I’ve talked about Rob Bell on this blog before. Read my post from last week, Rob Bell vs. Joel Osteen, and my review of Velvet Elvis if you want a bit of a primer.

Bell’s “Drops Like Stars” tour is basically a two-hour multimedia sermon focusing mostly on the concept of suffering.

Suffering connects us in a way that health and wealth and money cannot.

His two-hour presentation covers four major issues:

  1. The Art of Disruption, or how we are very good at making plans on how our life is supposed to go, but never does.
  2. The Art of Honesty, or how pain has a knack for bringing out our truest selves.
  3. The Art of Elimination, or what can you let go of?
  4. The Art of Possession, which is not the same thing as ownership.

Rob Bell's Drops Like Stars

I loved every moment and every lesson and every story of his talk. Bell’s message is on point. His delivery is conversational. He’s funny. He understands people.

One of his true gifts is his ability to teach and present. He engages the audience in so many ways, not just through his content (although that is a wonderful start), he does so through his rhythm and timing, through his body language, through the tone of his voice. He is so amazingly talented, not just in his interpretation of scripture and spirituality, but also in engaging his audience in the challenge of his words.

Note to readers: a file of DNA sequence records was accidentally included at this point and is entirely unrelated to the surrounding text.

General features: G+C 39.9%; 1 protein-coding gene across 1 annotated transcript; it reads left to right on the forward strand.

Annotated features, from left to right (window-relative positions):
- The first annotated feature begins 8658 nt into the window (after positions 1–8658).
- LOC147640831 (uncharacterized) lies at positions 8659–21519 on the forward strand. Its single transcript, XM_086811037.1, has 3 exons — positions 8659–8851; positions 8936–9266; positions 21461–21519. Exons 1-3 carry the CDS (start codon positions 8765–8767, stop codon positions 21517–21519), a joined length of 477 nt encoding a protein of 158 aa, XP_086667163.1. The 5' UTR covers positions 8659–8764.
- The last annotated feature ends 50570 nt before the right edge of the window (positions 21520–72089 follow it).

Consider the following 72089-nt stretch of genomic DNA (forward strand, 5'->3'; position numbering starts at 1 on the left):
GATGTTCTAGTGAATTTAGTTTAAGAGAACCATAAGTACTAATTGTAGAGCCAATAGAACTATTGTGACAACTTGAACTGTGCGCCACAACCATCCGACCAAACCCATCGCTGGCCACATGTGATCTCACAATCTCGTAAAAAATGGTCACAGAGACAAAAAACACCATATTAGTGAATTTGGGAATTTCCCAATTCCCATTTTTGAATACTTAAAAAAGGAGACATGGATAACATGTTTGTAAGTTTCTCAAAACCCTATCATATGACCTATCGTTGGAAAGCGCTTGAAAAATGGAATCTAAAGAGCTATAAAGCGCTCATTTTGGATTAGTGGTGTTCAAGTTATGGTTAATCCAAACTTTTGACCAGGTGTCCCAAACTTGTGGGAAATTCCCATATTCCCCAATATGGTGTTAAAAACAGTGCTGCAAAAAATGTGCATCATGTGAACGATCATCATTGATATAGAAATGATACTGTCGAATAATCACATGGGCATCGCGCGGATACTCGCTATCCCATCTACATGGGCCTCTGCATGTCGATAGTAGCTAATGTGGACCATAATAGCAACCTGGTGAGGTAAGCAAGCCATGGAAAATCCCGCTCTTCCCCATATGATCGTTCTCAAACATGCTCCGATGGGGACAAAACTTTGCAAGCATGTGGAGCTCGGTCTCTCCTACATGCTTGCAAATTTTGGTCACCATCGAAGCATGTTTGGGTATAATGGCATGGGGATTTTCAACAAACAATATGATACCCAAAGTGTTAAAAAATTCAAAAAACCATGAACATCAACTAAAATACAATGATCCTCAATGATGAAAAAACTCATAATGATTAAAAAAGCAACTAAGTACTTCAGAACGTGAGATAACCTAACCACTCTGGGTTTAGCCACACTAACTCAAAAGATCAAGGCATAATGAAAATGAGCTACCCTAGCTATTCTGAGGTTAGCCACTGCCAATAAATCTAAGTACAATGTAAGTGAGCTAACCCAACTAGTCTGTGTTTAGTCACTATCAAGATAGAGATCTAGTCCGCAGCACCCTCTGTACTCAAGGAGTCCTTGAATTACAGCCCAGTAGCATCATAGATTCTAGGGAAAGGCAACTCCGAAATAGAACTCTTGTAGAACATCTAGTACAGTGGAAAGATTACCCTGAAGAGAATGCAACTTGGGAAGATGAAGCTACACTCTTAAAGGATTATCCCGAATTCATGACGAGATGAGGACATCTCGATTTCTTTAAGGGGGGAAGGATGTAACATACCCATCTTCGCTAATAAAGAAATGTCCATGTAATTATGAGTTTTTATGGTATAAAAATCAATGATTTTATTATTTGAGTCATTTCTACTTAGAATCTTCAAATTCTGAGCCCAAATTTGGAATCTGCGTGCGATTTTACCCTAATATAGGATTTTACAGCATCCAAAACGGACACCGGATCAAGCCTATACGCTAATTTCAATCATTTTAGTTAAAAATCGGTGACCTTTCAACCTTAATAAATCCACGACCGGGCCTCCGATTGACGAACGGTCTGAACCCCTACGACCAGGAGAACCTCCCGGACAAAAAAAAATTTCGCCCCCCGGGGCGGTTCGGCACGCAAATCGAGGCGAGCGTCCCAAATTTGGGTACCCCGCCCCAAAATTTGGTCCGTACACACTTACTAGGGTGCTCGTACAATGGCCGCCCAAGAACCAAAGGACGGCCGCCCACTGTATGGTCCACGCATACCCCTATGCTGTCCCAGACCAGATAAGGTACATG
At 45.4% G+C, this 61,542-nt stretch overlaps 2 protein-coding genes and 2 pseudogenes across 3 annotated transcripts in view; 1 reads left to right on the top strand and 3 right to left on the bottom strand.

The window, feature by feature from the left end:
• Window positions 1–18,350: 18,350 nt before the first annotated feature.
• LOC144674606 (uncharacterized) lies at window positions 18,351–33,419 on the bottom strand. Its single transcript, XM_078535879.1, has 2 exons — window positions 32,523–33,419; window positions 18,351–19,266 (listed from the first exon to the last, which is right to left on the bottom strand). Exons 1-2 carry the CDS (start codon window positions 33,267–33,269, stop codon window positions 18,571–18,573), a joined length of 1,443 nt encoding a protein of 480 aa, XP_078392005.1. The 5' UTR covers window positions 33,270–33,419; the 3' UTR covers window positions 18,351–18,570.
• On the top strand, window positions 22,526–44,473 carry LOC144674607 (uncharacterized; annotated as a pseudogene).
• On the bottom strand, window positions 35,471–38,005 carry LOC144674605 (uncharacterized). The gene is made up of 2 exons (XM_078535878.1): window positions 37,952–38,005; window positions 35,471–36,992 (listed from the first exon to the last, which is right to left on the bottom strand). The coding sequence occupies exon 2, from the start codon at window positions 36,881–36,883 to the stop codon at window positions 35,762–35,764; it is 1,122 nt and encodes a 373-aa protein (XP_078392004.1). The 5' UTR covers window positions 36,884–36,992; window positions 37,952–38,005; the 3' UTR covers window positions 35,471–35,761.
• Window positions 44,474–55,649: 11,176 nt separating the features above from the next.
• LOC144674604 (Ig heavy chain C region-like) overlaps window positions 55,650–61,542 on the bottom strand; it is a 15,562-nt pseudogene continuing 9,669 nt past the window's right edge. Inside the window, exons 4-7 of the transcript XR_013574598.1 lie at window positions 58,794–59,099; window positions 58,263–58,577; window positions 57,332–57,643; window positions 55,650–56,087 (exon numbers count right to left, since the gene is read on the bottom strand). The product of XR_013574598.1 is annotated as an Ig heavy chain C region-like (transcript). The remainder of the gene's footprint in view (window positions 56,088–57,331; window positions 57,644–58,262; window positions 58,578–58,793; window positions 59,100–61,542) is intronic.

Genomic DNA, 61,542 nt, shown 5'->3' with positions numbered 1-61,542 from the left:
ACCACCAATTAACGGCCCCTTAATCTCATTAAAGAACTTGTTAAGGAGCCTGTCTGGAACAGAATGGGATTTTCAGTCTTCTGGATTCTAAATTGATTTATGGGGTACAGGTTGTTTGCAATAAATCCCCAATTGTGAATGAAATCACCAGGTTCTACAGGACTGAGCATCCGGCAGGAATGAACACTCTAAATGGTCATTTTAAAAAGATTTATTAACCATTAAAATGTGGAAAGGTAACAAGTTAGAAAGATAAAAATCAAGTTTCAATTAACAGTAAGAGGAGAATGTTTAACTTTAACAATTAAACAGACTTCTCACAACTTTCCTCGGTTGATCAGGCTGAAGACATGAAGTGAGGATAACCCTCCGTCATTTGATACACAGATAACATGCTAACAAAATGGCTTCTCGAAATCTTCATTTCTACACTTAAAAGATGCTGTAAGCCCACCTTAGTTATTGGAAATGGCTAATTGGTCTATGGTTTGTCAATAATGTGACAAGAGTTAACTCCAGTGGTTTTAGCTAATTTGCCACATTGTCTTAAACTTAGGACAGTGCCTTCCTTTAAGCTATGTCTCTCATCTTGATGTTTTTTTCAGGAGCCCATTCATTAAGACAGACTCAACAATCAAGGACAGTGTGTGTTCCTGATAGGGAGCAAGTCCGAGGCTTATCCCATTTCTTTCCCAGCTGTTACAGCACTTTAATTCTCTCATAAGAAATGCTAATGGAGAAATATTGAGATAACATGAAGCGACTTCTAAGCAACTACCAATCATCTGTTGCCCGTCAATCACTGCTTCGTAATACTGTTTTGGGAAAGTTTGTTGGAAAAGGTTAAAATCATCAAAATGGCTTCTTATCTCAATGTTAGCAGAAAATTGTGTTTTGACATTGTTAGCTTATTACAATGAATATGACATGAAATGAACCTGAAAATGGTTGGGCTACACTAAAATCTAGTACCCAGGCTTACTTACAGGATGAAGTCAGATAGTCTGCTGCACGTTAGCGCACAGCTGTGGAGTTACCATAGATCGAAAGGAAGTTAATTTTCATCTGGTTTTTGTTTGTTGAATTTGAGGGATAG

Bell is phenomenal at what he does, whether it be teaching sermons at his home congregation in Grand Rapids, Michigan, or writing books like Velvet Elvis and Jesus Wants to Save Christians, or touring different cities and helping people to come to comprehend the purpose of suffering as he does on the Drops Like Stars tour or just inspiring regular folks like me.

If you’re the least bit interested in anything I’ve had to say about him, next time Bell is in Kansas City, I highly suggest going to check him out. You won’t be disappointed. And I will most certainly be there.

Thanks, Rob.

Give Your All aka “Crush It!”

This morning, I preached at my home congregation.

The theme was “Give Your All” and the focus scripture came from the 12th chapter of Mark — the story of the widow’s mite. And while I love that story, it was used enough in the service (including in my children’s focus moment right before my sermon). I wanted to bring something a little different.

So I talked a little about Gary Vaynerchuk‘s new book, Crush It!: Why NOW Is the Time to Cash In on Your Passion. I met Gary at Big Omaha and we had a fun interchange during his Q&A. His passionate approach to business got me thinking about what a passionate approach to God might look like.

I guess that’s enough of an intro.

I will say this, however. For the five years that I’ve run this blog, I’ve never actually posted video of myself giving a sermon. I’ve posted partial contents before and I’ve given a bunch of sermons at different congregations, but never actual video. This is kind of a momentous. So please be nice.

You can view it at Vimeo, too.